The Helm from Oxenholme
2.5 miles - one and a half hours
NATURE OF THE WALK : Firm turf paths.
PARK GR 535900 Lay-by along the Sedbergh Road a few yards north of the Station Inn, alternative parking exists at the Endmoor road-end on the A65 directly west of Castlesteads and on the tiny road on the immediate east of the hill beside Underhelm Wood, with picnic tables set up by FLD.
MAP Ordnance Survey OL7
The English Lakes South-eastern area
The auld grey town of Kendal, handsomely straddling the River Kent, is blessed with a near surround of much-loved hills and scenic scarps. Situated to the south-east of the town, directly above Oxenholme railway station, The Helm is one-such landmark hill. Long appreciated by town’s people as a place of leisured exercise and peaceful contemplation, the instant you wander along this little ridge-top to know precisely why it is so treasured.
Composed of Upper Silurian Kirkby Moor flags laid down as a marine mud some 430 million years ago, prior to a period of mass extinction, when 60% of marine species were wiped out. This mud was subsequently compacted and tilted, The Helm has sufficiently resisted latter-day glacial erosion to form a defiant north/south aligned ridge. In physical likeness the ridge matches the shape of the upturned hull of a ship, culminating upon a chiselled headland towards the southern extremity. This high point (185m/607ft) found purpose as a natural retreat in times of heightened threat for the local Celtic clan over two millennia ago. The twin ramparts of their hill-fort girdle the top, though there can have been only room for a handful of temporary huts. Present-day transitory visitors appreciate the high spot for its captivating 360-degree view. The whole hill is called The Helm, perhaps derived from its likeness to a helmet, particularly apparent when viewed on southern approaches (A65 from Endmoor), while the summit, with its Iron Age defences, is identified by the name Castlesteads.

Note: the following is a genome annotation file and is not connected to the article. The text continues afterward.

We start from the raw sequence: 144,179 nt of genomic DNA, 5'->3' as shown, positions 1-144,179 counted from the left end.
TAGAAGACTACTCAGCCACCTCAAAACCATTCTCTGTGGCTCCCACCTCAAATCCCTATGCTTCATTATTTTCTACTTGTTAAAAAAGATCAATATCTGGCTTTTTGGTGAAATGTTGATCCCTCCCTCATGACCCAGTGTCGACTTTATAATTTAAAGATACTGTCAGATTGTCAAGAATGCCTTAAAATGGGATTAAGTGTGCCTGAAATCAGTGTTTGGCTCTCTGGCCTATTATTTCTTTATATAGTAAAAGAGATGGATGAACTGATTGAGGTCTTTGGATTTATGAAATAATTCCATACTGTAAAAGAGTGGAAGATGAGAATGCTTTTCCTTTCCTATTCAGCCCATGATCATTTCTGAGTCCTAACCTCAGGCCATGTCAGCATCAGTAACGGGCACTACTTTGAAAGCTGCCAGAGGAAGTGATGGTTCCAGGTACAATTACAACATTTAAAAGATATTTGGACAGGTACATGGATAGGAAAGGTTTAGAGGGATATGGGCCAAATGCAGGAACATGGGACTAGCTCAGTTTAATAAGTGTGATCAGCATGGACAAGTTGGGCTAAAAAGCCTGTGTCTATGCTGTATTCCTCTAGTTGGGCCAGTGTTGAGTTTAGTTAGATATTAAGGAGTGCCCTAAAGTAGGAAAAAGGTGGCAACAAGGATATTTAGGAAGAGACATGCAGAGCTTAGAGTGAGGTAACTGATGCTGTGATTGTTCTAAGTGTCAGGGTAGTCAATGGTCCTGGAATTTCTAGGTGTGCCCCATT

Approximately two-thirds of the hill is Open Access land. The western slope is open space, with commoner’s grazing rights, to which locals have long enjoyed conditional recreational liberty. With the acquisition of the east slope, above Helmside Farm, by the Friends of the Lake District three years ago, the whole hill has gained the same degree of public access. The Friends’ land is not formally designated Open Access, but in the spirit of their foundation and under their care and management a similar measured liberty has been extended.
The beautiful simplicity of the walk is apparent from the outset. In effect this is a walk of two halves. The opening southward passage keeping to the western skyline gazes over Kendal to revel in far-flung Lakeland outlooks, while the second, return leg, holds to the eastern hillside backtracking to observe the quiet countryside to the east.
Find an Open Access signboard beside the cattle-grid at the northern tip of the access land, close by the Station Inn, from which you may judge the geography of the little hill as you embark. Thus stepping up off the open road - which runs along the western foot of the hill to meet the A65 – follow the clear rising path heading due south climbing 200ft to the first brow, a good spot to first gauge your situation. Looking back north, along the Sedbergh ridge road, towards Benson Knott.